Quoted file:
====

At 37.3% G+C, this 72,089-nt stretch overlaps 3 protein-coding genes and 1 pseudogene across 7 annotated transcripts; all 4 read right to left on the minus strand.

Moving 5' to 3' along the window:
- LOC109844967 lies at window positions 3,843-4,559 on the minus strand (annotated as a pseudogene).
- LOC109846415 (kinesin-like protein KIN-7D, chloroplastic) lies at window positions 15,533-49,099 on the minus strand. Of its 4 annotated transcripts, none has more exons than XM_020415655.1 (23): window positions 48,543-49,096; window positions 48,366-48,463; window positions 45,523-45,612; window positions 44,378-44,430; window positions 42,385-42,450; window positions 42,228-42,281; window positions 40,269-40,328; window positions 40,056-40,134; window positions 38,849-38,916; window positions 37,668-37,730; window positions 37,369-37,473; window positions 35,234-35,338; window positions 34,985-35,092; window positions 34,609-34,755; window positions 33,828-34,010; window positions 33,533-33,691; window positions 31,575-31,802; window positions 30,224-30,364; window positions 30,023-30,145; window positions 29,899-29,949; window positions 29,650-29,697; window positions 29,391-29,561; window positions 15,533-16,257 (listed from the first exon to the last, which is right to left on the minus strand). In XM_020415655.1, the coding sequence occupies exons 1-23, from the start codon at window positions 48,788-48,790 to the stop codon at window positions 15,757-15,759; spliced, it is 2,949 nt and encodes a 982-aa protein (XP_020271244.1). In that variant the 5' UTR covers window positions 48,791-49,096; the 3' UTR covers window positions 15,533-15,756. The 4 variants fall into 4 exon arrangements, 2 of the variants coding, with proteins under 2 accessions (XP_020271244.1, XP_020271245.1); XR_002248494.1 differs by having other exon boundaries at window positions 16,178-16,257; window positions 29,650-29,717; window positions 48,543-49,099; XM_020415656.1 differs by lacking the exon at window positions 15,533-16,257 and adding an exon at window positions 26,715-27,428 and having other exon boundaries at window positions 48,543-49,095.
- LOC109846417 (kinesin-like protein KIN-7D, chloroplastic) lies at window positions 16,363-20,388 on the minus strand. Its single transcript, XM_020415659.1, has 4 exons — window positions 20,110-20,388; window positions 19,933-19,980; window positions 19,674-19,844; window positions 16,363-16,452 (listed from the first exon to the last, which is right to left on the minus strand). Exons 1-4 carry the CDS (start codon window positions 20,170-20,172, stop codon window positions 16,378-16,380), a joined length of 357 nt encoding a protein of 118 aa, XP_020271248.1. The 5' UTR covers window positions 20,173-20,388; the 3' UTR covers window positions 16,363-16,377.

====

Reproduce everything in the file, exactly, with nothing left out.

At 37.3% G+C, this 72,089-nt stretch overlaps 3 protein-coding genes and 1 pseudogene across 7 annotated transcripts; all 4 read right to left on the minus strand.

Moving 5' to 3' along the window:
- LOC109844967 lies at window positions 3,843-4,559 on the minus strand (annotated as a pseudogene).
- LOC109846415 (kinesin-like protein KIN-7D, chloroplastic) lies at window positions 15,533-49,099 on the minus strand. Of its 4 annotated transcripts, none has more exons than XM_020415655.1 (23): window positions 48,543-49,096; window positions 48,366-48,463; window positions 45,523-45,612; window positions 44,378-44,430; window positions 42,385-42,450; window positions 42,228-42,281; window positions 40,269-40,328; window positions 40,056-40,134; window positions 38,849-38,916; window positions 37,668-37,730; window positions 37,369-37,473; window positions 35,234-35,338; window positions 34,985-35,092; window positions 34,609-34,755; window positions 33,828-34,010; window positions 33,533-33,691; window positions 31,575-31,802; window positions 30,224-30,364; window positions 30,023-30,145; window positions 29,899-29,949; window positions 29,650-29,697; window positions 29,391-29,561; window positions 15,533-16,257 (listed from the first exon to the last, which is right to left on the minus strand). In XM_020415655.1, the coding sequence occupies exons 1-23, from the start codon at window positions 48,788-48,790 to the stop codon at window positions 15,757-15,759; spliced, it is 2,949 nt and encodes a 982-aa protein (XP_020271244.1). In that variant the 5' UTR covers window positions 48,791-49,096; the 3' UTR covers window positions 15,533-15,756. The 4 variants fall into 4 exon arrangements, 2 of the variants coding, with proteins under 2 accessions (XP_020271244.1, XP_020271245.1); XR_002248494.1 differs by having other exon boundaries at window positions 16,178-16,257; window positions 29,650-29,717; window positions 48,543-49,099; XM_020415656.1 differs by lacking the exon at window positions 15,533-16,257 and adding an exon at window positions 26,715-27,428 and having other exon boundaries at window positions 48,543-49,095.
- LOC109846417 (kinesin-like protein KIN-7D, chloroplastic) lies at window positions 16,363-20,388 on the minus strand. Its single transcript, XM_020415659.1, has 4 exons — window positions 20,110-20,388; window positions 19,933-19,980; window positions 19,674-19,844; window positions 16,363-16,452 (listed from the first exon to the last, which is right to left on the minus strand). Exons 1-4 carry the CDS (start codon window positions 20,170-20,172, stop codon window positions 16,378-16,380), a joined length of 357 nt encoding a protein of 118 aa, XP_020271248.1. The 5' UTR covers window positions 20,173-20,388; the 3' UTR covers window positions 16,363-16,377.